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The biggest concern for CISOs isn’t necessarily a nation-state attack or a user unknowingly clicking on a link in a phishing email or protecting their company from a new, nasty piece of malware. Instead, the biggest challenge for security leader is figuring out how to get the security department’s priorities aligned with the business' priorities.

The tactics that security and IT professionals employ to apply software patches exemplify this struggle, Cybereason CSO Sam Curry said during a Washington Post panel discussion on cybersecurity.

“The patches that have to be deployed to stop this destructive ransomware, we know what they are,” Curry said. “The problem is there’s an accumulated tech debt every time you touch IT. And that impacts people’s tickets and time to ticket resolution, which are two metrics that a business monitors.”

Meanwhile, an organization’s security leader is aware that multiple patches may need to be rolled out, but applying all of them would inevitably break something, leading to lost employee productivity as IT personnel troubleshot frozen machines or software that constantly crashes.

The CISO, wanting to avoid interrupting the business, decides to compromise and patch a handful of vulnerabilities in multiple stages. This decision, though, can create a game of patch roulette and potentially end a security leader’s career.

“So you pick your five or 10 and guess what? Because you patch them, they never become an issue,” Curry said. “So you become the person who’s always screaming, ‘I need to patch these things.’ If one of the ones you didn’t patch happens to get exploited, you’re out of a job.”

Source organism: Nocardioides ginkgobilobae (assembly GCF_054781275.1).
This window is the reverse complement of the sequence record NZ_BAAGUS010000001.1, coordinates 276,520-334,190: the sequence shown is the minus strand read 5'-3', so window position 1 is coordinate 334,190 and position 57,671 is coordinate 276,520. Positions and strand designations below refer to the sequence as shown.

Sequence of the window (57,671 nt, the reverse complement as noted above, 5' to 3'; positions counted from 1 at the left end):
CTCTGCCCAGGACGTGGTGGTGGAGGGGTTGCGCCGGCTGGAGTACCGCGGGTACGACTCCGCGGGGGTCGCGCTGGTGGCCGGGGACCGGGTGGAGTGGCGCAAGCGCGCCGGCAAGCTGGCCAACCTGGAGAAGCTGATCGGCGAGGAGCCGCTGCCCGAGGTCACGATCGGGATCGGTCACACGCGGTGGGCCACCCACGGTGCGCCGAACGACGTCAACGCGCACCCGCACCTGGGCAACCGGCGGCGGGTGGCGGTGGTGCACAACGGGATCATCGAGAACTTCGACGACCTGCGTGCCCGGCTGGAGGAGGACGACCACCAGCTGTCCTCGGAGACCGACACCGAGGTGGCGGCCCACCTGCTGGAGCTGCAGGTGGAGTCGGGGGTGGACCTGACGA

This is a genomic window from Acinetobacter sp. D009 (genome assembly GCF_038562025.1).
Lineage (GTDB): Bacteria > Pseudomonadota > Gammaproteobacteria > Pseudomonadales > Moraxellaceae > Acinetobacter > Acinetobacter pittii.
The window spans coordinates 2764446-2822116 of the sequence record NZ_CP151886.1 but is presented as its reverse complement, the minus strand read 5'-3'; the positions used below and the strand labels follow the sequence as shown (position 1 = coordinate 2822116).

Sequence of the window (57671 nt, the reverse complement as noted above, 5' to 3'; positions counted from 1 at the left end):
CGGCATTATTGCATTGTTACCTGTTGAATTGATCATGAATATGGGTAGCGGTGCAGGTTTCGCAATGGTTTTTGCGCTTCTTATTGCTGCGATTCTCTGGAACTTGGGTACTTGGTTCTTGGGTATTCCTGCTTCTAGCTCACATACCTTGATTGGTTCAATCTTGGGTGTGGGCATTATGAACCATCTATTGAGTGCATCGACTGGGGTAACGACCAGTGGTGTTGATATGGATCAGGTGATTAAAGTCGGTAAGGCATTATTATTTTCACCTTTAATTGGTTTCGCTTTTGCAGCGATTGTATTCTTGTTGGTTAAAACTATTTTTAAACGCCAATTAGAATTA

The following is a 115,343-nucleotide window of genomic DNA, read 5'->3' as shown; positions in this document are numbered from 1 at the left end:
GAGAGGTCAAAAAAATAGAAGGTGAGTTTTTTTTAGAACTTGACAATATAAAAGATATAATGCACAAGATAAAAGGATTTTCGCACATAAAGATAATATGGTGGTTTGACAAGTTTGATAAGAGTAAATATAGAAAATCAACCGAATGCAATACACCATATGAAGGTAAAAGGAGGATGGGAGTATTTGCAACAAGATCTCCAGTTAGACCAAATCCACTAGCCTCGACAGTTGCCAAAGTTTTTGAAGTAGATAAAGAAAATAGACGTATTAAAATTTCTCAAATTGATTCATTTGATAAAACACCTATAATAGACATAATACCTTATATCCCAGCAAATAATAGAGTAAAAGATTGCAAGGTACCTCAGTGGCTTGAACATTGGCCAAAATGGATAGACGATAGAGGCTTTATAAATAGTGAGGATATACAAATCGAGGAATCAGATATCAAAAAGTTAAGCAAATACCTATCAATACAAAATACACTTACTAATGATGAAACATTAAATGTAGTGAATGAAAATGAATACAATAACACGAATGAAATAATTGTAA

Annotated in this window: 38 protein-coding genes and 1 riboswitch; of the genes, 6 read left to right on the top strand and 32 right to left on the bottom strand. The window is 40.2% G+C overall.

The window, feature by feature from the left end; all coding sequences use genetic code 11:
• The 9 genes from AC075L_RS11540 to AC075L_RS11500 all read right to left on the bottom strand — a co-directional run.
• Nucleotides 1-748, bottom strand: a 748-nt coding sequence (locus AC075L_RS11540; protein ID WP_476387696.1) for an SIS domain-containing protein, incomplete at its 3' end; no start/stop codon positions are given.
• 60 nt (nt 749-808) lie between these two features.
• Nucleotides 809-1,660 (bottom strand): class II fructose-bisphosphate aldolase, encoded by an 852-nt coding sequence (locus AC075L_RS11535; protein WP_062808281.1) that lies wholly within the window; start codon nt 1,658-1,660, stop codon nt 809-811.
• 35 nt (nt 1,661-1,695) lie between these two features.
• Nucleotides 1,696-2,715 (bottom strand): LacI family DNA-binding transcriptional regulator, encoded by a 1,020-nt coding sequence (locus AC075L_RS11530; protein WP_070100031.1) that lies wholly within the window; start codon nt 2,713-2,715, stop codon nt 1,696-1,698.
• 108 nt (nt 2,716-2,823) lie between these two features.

This situation leaves CISOs in an awkward and somewhat contradictory position: They realize the need to build relationships that will enable them to practice security. But even with these relationships, they may still be unable to accomplish all of their security goals.

“That leads to long-term anxiety. Some CISOs ask themselves why are they even doing this job,” he said, adding that the tenure of some security leaders is as short as 13 months.

Should companies pay a ransom?

The panel touched on a range of cybersecurity topics, including ransomware and whether organizations should pay to have their files decrypted.

“I think it should be illegal to pay a ransom. If you pay ransoms, you are exacerbating the problem for the rest of the community. You’re funding criminals who are going to take that money and hire more people and develop new tools and come back at us three times harder,” said panelist Rob Knake, a senior fellow at the Council on Foreign Relations. He did acknowledge that C-level executives would likely hand over money if there was a chance that paying the ransom would get them their data back.  

Curry noted that whether or not to pay a ransom is “a risk-based decision” and warned against passing legislation that would penalize organizations for paying the ransom.

“We shouldn’t be talking about making [paying a ransom] illegal yet. If you’re a hospital and you’ve just been nailed and people are going to die if you don’t have data, what do you do? It’s not an easy answer,” he said.

Instead of legislation, Curry called for the security industry to take measures that allow companies to quickly restore backups after a ransomware attack and become more resilient to this threat. Ransomware attacks should be made less profitable for perpetrators but a blanket law that outlaws paying a ransom “is a horrendous thing.” Public safety isn’t the CEO’s job, Curry said. Corporate executives care about protecting shareholders and following the company’s mission. A better route, he said, would be to advise companies to not pay the ransom if they don’t have to.

“It’s a risk-based decision for a business. An organization may go under or people may die [without data]. And that’s a tough call to make,” he said.

To see the full talk, which includes discussions on how attacks are really conducted and how companies have handled recent breaches, check out the video below.